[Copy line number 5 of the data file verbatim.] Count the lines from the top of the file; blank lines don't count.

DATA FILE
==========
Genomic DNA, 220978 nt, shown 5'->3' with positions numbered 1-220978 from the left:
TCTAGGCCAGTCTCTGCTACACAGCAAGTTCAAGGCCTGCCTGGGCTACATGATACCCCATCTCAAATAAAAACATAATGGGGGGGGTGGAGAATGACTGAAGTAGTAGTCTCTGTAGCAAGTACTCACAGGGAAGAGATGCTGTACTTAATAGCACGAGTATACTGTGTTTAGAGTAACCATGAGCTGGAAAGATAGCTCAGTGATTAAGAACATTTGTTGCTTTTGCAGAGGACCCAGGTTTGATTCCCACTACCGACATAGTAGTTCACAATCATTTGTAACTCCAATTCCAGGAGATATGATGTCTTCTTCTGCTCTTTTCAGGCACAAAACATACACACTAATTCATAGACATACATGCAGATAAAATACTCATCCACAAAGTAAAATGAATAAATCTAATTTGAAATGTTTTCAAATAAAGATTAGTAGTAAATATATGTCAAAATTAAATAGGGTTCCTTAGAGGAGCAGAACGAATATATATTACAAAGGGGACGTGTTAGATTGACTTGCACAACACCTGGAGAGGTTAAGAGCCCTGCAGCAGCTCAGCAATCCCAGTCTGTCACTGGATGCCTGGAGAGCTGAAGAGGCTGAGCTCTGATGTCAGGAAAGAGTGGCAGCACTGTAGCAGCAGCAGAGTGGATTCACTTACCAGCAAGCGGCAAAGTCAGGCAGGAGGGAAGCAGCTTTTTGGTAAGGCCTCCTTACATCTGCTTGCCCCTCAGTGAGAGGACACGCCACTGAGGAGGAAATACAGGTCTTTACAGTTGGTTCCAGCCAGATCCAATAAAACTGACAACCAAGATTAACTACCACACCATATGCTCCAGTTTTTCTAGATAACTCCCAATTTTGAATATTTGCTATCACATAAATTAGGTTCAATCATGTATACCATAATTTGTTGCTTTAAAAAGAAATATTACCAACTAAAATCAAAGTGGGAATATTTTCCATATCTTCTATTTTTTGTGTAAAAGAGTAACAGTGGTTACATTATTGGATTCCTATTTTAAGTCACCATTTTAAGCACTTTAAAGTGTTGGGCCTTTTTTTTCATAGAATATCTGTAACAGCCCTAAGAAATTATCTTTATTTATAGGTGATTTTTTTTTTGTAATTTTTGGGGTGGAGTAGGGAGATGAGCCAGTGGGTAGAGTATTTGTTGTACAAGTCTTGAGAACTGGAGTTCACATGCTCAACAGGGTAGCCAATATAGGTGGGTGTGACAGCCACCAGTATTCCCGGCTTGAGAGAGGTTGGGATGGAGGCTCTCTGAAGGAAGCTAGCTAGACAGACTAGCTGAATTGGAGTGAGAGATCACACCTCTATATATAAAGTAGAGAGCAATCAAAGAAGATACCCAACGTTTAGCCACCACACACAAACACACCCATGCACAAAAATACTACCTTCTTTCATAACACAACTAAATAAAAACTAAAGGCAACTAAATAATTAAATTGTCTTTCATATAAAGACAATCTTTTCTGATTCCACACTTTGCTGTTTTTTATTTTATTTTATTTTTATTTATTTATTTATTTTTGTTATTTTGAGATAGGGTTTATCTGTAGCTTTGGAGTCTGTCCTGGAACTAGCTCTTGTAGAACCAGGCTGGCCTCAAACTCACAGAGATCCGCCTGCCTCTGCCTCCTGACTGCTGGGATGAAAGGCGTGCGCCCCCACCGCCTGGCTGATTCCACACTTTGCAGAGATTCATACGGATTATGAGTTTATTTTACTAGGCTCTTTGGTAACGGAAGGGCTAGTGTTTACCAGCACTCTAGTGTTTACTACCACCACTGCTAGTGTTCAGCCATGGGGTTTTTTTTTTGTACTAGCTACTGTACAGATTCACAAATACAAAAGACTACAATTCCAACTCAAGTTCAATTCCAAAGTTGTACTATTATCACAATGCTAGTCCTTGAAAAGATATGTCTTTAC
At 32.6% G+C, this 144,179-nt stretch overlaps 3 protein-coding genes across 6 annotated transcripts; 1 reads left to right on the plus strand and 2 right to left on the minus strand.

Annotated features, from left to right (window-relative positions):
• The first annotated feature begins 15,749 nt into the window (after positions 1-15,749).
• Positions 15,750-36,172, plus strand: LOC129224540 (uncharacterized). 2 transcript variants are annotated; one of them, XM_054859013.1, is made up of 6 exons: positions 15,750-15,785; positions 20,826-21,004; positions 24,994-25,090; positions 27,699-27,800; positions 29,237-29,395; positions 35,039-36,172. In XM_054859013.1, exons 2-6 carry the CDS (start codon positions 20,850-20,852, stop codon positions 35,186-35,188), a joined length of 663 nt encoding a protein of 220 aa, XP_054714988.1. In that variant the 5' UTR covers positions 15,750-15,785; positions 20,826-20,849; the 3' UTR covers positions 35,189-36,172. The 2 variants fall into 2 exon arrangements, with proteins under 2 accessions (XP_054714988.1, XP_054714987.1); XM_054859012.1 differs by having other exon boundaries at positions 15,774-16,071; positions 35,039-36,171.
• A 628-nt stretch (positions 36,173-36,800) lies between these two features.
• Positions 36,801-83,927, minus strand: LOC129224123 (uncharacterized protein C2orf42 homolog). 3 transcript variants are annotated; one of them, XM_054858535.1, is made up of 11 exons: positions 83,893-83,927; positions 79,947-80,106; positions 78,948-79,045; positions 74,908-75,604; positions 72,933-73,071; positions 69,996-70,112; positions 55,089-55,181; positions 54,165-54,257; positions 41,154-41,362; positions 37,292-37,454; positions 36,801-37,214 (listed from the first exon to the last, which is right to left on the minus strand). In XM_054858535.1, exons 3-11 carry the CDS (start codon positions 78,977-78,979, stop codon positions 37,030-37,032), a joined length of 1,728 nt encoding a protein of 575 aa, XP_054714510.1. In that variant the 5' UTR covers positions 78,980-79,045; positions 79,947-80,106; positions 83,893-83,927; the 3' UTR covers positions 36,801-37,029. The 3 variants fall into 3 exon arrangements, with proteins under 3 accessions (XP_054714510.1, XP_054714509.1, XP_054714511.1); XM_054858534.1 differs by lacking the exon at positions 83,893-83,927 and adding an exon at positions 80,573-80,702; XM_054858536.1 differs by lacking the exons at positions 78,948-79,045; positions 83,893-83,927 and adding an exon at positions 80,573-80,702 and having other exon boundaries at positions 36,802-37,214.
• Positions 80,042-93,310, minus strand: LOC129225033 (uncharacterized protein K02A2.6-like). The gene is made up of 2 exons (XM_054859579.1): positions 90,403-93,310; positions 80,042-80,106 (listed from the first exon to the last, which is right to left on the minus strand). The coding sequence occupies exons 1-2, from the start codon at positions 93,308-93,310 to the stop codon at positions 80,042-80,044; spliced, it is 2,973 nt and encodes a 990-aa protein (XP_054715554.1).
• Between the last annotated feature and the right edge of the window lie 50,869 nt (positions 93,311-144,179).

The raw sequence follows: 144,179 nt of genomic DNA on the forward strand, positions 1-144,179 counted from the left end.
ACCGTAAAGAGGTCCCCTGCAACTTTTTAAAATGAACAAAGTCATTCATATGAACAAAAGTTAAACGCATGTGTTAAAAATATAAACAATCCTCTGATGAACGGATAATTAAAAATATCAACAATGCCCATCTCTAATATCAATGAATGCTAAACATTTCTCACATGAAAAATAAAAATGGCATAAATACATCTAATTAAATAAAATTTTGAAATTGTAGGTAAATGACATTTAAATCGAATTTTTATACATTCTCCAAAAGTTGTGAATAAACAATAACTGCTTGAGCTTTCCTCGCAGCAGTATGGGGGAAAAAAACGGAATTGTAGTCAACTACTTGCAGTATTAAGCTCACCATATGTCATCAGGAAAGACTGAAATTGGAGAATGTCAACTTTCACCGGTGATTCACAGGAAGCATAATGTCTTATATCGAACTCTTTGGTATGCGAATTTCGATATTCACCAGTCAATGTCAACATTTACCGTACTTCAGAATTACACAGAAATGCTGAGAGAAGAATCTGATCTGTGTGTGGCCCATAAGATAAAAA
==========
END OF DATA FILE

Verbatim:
• The first annotated feature begins 15,749 nt into the window (after positions 1-15,749).